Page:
On the commodification of an artist’s heartbreak

When Kacey Musgraves’ Golden Hour was released in 2018, the story of the country songstress’s heart—its splinters, fragments, and return to togetherness—became of the world. With clarity and sweetness, her voice shared stories powdered with pain, but rapturous contentment, too; and anyone who has loved and lost could easily find themselves heart-warmed and goose-bumped by her smart yet depressive double entendres (re: “You can have your space, cowboy” on “Space Cowboy”) and balmy, illustrative m

LANY Reveal Their Most Authentic Selves on "mama's boy"

According to Wikipedia, LANY is an alternative rock band. This classification feels wrong, even in consideration of how hazy and debatable the term "alternative" is in the context of music. But the pop group, based in Los Angeles by way of Nashville, do make songs most fervently loved by melomaniac teen girls fond of labeling things as alternative or "counter" for the sake of feeling quirky or different—so a superfan's editing of their Wikipedia page likely explains this inaccurate categorizati

The Death of White Escapism in Hulu’s "Palm Springs"

"Like no place else." That's the motto of Palm Springs, according to their Bureau of Tourism, which also pridefully advertises the Southern California desert resort city as a balmy oasis with a rich heritage, iconic modernist aesthetics, and an ever-increasing cultural appeal to both hipsters on holiday leave and influencers on business trips. For a place like Palm Springs, these attractive qualities are not merely marketing angles, but famed truths. The city was established atop land belongin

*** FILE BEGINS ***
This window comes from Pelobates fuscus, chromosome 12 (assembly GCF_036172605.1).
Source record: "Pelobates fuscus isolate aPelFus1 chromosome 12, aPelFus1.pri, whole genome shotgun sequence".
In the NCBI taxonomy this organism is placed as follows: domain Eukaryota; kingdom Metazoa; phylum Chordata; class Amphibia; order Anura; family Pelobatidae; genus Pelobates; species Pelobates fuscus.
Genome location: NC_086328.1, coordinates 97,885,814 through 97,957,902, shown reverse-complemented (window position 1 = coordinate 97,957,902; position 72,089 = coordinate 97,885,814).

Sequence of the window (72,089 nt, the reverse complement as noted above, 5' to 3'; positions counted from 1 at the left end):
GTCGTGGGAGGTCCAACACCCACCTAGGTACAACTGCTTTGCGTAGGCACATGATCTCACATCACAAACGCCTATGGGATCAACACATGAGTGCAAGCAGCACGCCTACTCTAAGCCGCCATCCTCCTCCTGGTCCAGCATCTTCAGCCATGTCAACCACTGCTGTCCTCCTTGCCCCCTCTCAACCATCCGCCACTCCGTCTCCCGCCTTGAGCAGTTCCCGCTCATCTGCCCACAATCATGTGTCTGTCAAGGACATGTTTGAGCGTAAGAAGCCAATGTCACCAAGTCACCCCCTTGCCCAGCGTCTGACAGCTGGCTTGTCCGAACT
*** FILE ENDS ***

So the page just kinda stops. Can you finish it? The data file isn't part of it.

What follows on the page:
Normani, babygirl, what is you doin’?

Normani, babygirl, what is you doin’? Signed with RCA Records, former Fifth Harmony multihyphenate Normani has enough star power to blow today’s one-dimensional pop newcomers right out of the water. The problem: she has very little music to prove it. #FreeNormani (lol) I’m obsessed with Normani Hamilton for a simple reason: she’s a young, black female performer who sparkles with more multidisciplinary star power than any other solo pop act I’ve seen rise to celebrity over the past half-decade

I dated someone with an OnlyFans

Around this time last year, I dated a guy who loved showing ass on the internet via cheeky mirror pics and the occasional film photograph. Cameron’s* mooning-centric Instagram feed was the result of his relatively newfound body-posi mentality; like many of us grappling with idealistic beauty expectations, most of his teen and early 20-something years were dampened with low self-esteem incited by images of how an attractive man’s body should look, and thus, his online nudity represented liberatio

What’s in a name? A lot if you’re black.

Just a few months ago, someone from Black Twitter quipped that the reigning women of Destiny’s Child had “some really black-ass names.” The joke reintroduced an old truth: Beyoncé, Tenitra (Michelle’s first name), and Kelendria sound as black as catfish and fried okra, or a beauty supply store referred to vaguely as “the beauty supply.” As the tweet became a thread, other folks waxed nostalgic upon a yesteryear when such Afrocentric names dominated black entertainment, and one Destiny’s Child